If your city could give birth to something, what would it be? Would it be rock music? Free love? The tech economy? The United Nations?

Or the Chalupa?

I spoke a few weeks ago at the Housing Symposium of the Orange County Realtors Association in Newport Beach--an enviable city, and a stone's throw from Taco Bell's headquarters. My role was to explain how planning plays into the state's housing mess. At one point, I was discussing the legislature's scorched-earth policy towards housing-hesitant cities and assured the audience that, while exclusionary single-family zoning would no longer be tolerated in most places, "if some city in Orange County wants to become the next San Francisco, it can."

Cue the guffaws.

I clarified: if a city wants to become more dense -- at San Francisco levels or whatever -- Sacramento isn't going to stop them. My interviewer, speaking on behalf of the audience, nonetheless assured me, "no one wants to be San Francisco."

Cool beans.

Empirically, he may be right. It's possible that the ethos of Orange County is so dramatically opposed to that of San Francisco that emulation is unthinkable. Whether San Francisco embodies density, history, bridges, dirty hippies, progressivism, public transit, dysfunctional government, homelessness, or simply the right to ply the city sidewalks wearing nothing but a leather collar, Orange Countians may indeed want none of it. 

Just for the sake of argument, let's say that some city in Orange County was inspired by my offhand vision. Maybe East Placentia, Garden Beach, or Mission Nuevo will lose its mind and decide to go all-in on Victorian rowhouses, zero-parking midrise apartment buildings, and duplexes as far as the eye can see. What does that give us?

Fifteen square miles is about average for a city in Orange County. At San Francisco densities, that means 132,000 units for 270,000 people -- roughly three times as many units and four times as many people per square mile as the current countywide average. Our formerly staid suburb thus becomes the third-largest city and by far the densest city in the county.

What might it get for that density? Possibly less than nothing. That sort of density at that scale hasn't been built in California--or anywhere in the United States--since the Coolidge administration. We could get 15 square miles of apartment buildings that look like Taco Bells. Or we could get some of the most inspired high-density architecture this side of the Roaring '20s. Who knows. In light of the state's housing crisis, and the manifest demand for housing anywhere within reach of a sea breeze.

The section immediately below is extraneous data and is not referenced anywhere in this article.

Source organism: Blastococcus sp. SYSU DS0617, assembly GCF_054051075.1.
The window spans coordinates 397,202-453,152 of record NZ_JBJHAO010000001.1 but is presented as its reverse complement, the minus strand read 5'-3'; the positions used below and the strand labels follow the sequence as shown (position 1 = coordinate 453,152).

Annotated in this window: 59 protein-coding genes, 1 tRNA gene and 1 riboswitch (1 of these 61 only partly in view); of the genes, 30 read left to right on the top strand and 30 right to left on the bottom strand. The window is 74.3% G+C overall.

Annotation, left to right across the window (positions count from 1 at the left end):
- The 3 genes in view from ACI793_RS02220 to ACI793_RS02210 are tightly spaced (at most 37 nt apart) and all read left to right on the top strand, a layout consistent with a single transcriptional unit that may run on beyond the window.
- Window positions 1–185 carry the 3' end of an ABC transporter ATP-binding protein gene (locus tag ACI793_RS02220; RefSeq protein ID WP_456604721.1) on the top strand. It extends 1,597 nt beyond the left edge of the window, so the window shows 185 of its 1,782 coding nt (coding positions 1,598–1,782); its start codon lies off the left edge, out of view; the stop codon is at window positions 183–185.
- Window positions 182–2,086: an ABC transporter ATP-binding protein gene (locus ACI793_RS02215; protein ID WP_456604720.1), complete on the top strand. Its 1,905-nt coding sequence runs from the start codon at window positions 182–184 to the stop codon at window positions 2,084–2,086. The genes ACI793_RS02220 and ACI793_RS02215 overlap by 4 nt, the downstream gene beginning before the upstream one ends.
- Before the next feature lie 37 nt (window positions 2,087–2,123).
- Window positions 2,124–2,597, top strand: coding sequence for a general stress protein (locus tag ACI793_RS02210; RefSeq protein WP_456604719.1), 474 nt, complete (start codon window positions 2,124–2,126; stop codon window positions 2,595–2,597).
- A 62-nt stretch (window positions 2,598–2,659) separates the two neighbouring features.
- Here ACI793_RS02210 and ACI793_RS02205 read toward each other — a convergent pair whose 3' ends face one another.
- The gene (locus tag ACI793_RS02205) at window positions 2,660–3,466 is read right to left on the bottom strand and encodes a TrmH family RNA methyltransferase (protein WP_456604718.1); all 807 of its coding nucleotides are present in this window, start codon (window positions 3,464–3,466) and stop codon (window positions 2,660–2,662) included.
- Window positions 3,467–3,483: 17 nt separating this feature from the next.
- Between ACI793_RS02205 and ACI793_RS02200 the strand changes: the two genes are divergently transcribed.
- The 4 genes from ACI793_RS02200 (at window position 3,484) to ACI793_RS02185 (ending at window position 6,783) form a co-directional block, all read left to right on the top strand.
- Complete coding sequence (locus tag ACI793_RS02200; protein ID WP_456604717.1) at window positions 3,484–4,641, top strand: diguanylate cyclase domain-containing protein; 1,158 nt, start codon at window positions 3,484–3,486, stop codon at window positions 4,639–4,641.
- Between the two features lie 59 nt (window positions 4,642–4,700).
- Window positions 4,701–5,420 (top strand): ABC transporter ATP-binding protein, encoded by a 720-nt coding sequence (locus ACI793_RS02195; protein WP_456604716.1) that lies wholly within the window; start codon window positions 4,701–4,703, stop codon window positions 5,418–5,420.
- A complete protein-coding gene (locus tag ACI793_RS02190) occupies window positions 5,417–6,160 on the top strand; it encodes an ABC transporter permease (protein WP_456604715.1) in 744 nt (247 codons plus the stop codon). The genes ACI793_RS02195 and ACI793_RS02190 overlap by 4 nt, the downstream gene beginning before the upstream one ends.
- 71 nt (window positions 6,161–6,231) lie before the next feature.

Folks who like their lawns and their privacy might shudder. But even the most hardcore fiscal conservatives behind the Orange Curtain may yet find something to like.

Orange County's GDP in 2021 was a perfectly respectable $238 billion. It ranked ninth among counties nationwide. Guess who ranked 11th? San Francisco -- at less than one-third of OC's population. That's good for $200 billion total and $245,000 per capita, ranking second nationwide (to Manhattan). Not bad for a bunch of hippies.

That's not to say that the city singlehandedly creates wealth. But it certainly attracts it. If wealth is your thing, you could do a lot worse than be San Francisco.

Of course, not everyone in San Francisco is rich. And there's the rub.

San Francisco's vistas, architecture, culture, cuisine, and economic fortitude have been overshadowed by reports of crime, homelessness, trash, vacancies, and the vaunted "doom loop." Sometimes, it seems like the only thing left intact in San Francisco is its political dysfunction.

Many of these reports are exaggerated, of course, partly because it's easy, and even fun, to take jabs at whomever is on top. Hence, the chortles. But San Francisco's problems are partly of its own making. Many of them stem from its housing shortage, which is largely self-imposed. Had the market produced anywhere near the needed number of units, the city would have fewer people on the street, more residents to shop at stores and work in offices, and perhaps less of the intraurban tension that causes voters to favor tribalism over collaboration.

A denser San Francisco would likely be not only wealthier but also far more livable for everyone. Even so, I get the concerns. San Francisco is already pretty darn dense. Meanwhile, though Orange County's density is fairly uniform; its 3,989 people per square mile does not rise to the level of what anyone would consider a major city. There's plenty of room for pretty much any housing type you could imagine. A denser Orange County -- or at least a portion of Orange County -- could reap all sorts of agglomeration benefits, as long as it had decent design, transportation infrastructure, and jobs (which is already has).

The great irony is, if Orange County really wanted to distinguish itself from San Francisco, the best way to do so would be to build housing.

The funny thing about the audience's dismissive attitude toward San Francisco is that real estate agents should, by professional necessity, be pro-housing and, therefore, be pro-density. And yet, they were skeptical of the very regulations that promote density. Case in point: The Regional Housing Needs Assessment process was referred to openly as "stupid"—despite the fact that it's designed to bring 123,000 new units to Orange County. Half of those are supposed to be market rate, which means 61,500 units that could potentially generate commissions. I would think that people who make money when, and only when, housing units change hands would salivate at the prospect of having all those new units to sell.

I, for one, am going to keep my eye on East Placentia. When the upzoning happens, maybe I'll get my real estate license. And a Chalupa.